What’s your role at DM?
I’m new to the team – write single and album reviews with a bit of a bias towards electronic and experimental music.
How long have you been part of DM for?
A few weeks!
Outwith DM, what do you do?
My day job is marketing and PR. More excitingly, I’m also in the bands L-space and Post Coal Prom Queen – both of which make electronic pop – and I release neoclassical music under the moniker Emi James.
Why did you want to join DM?
Music is by far my biggest passion in life and I’ve always wanted to have a platform to shout about Scotland’s most talented and overlooked acts. Discovery Music is a great place to do that and the team are all fantastic.
Who’s your favourite Scottish artists?
Just off the top of my head, and undoubtedly missing out a lot of people, I’d say Super Inuit, Chuchoter, and OK Button are some of my favourite acts at the moment
Best gig you have been to?
Radiohead at Glasgow Green in 2007 was incredible – the atmosphere and the setlist were perfect. In terms of smaller gigs, I saw Frightened Rabbit and Twilight Sad many moons ago, both in King Tuts, and it’s impossible to choose between the two.
Best venue in Scotland you have been to?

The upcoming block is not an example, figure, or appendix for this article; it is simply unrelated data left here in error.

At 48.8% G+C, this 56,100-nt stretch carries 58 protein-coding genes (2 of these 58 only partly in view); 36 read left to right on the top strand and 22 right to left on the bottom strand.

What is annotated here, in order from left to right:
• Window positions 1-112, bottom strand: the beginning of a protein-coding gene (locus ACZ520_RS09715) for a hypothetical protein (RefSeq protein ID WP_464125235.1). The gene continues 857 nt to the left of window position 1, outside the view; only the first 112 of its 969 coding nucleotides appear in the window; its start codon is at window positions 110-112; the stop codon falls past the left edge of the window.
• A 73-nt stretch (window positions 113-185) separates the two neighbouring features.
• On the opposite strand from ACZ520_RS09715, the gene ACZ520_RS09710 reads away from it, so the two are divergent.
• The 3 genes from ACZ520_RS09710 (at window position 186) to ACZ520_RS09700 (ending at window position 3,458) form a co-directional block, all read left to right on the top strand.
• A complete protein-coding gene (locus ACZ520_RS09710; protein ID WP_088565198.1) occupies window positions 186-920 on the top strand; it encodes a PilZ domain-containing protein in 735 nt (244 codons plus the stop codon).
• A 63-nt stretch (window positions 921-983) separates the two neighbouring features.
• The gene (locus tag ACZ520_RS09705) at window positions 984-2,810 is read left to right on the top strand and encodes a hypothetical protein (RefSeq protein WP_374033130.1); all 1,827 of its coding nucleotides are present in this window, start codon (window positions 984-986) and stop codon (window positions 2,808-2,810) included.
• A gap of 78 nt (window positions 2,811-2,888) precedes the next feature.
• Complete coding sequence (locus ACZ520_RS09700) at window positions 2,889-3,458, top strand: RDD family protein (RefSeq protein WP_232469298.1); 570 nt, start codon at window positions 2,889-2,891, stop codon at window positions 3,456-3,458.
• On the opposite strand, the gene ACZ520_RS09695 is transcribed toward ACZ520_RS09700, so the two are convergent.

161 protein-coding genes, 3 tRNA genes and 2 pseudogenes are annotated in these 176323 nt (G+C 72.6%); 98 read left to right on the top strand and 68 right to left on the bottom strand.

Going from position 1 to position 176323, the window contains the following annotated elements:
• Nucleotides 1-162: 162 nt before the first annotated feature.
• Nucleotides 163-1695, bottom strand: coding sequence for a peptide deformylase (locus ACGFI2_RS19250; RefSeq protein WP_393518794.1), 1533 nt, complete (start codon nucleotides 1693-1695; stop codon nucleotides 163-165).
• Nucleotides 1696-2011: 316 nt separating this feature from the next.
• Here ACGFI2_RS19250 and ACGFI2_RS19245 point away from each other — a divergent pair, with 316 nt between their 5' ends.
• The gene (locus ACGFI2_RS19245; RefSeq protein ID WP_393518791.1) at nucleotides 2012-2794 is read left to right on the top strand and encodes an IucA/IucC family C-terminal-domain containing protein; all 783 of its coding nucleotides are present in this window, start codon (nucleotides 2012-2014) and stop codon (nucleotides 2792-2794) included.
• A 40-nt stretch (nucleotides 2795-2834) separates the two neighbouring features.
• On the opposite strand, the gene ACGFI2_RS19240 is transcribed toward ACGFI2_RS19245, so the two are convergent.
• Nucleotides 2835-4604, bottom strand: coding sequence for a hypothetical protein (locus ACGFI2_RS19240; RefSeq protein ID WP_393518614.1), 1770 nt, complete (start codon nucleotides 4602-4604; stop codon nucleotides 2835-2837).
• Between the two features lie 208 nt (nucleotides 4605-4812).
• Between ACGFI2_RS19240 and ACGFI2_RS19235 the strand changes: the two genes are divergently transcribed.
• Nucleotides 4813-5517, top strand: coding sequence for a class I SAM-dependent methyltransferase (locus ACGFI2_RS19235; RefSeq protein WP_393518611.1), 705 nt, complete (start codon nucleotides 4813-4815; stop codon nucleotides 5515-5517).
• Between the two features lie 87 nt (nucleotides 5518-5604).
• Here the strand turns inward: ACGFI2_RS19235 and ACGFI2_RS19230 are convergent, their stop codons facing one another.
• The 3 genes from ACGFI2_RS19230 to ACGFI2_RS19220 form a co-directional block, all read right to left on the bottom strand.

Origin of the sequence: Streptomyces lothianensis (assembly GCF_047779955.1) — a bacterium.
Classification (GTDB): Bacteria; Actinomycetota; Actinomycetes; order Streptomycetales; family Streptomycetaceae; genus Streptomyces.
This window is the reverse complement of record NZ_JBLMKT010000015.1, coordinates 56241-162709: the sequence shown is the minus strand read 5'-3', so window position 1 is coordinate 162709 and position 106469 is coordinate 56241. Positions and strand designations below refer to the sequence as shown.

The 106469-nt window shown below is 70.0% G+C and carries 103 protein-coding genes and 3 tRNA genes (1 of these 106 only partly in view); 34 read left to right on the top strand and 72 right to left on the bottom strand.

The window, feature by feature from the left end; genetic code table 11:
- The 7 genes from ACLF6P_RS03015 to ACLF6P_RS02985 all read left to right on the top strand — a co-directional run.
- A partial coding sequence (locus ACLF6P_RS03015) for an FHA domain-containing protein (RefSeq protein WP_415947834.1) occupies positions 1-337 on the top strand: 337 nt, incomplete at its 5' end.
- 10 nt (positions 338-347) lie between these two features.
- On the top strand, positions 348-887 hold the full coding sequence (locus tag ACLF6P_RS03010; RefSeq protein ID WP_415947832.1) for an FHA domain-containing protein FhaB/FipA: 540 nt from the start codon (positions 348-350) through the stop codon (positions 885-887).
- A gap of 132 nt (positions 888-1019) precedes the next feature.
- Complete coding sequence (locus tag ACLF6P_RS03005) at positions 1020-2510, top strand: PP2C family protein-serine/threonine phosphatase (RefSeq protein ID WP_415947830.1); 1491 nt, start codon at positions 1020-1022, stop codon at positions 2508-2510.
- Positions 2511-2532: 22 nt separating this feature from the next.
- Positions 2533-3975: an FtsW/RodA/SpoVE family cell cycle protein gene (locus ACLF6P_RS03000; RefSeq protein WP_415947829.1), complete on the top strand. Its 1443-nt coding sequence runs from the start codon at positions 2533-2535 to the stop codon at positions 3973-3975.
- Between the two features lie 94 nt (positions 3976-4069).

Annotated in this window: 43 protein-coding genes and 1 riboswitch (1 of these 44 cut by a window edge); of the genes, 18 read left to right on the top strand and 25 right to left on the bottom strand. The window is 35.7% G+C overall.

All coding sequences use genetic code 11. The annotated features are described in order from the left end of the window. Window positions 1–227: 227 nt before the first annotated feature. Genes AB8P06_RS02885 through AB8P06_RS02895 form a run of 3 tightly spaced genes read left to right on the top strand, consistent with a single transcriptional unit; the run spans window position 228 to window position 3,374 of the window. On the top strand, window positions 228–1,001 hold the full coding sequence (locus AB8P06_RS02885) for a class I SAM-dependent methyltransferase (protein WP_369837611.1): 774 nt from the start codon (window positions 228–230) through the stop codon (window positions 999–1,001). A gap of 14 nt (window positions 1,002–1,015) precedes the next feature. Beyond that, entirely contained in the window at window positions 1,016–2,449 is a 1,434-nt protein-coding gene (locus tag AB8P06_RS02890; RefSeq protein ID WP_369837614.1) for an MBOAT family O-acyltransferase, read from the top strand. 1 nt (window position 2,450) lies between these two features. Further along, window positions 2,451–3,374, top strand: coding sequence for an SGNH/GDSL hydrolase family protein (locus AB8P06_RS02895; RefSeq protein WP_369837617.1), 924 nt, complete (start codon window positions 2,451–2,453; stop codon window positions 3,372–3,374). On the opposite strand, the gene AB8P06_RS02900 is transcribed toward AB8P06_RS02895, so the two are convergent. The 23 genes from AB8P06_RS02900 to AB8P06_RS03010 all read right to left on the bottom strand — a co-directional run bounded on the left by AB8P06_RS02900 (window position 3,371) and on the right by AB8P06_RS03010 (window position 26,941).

The Hug and Pint is a brilliant venue; the food is incredible, the sound people are stellar and the staff are wonderful. I hope it is returned to its former glory soon.
Favourite festival you have attended?
I have fond memories of the Connect festival in 2007 – the only other one I’ve been to was the final T in the Park (which I had to go to with my work), which was…harrowing.
If you could create your own festival, who would be your 3 headliners?Lana Del Rey, Bjork and Wednesday Campanella.
What’s your favourite genre of music and why?
Anything that challenges the listener. That’s probably why I listen to predominantly electronic music – people in that arena seem to push the boundaries of what is possible (and acceptable) more, which I find fascinating and addictive. When you find an act that sounds like nothing you’ve heard before, it’s a wonderful feeling.
How would you describe the Scottish music scene in 3 words?
Fails Bechdel test.
What’s the best and worst thing about the Scottish Music scene?
The best thing is the pockets of community and camaraderie you find all over the place; little micro-scenes of like-minded artists making incredible music and creating an environment where creativity can flourish. The worst thing is the overwhelming bias towards white, male, guitar-based bands at the expense of everything else. Also, predatory promotion companies ruin the scene for everyone.
Favourite drink at the pub?
Give me a Long Island Iced Tea and I’m a happy man.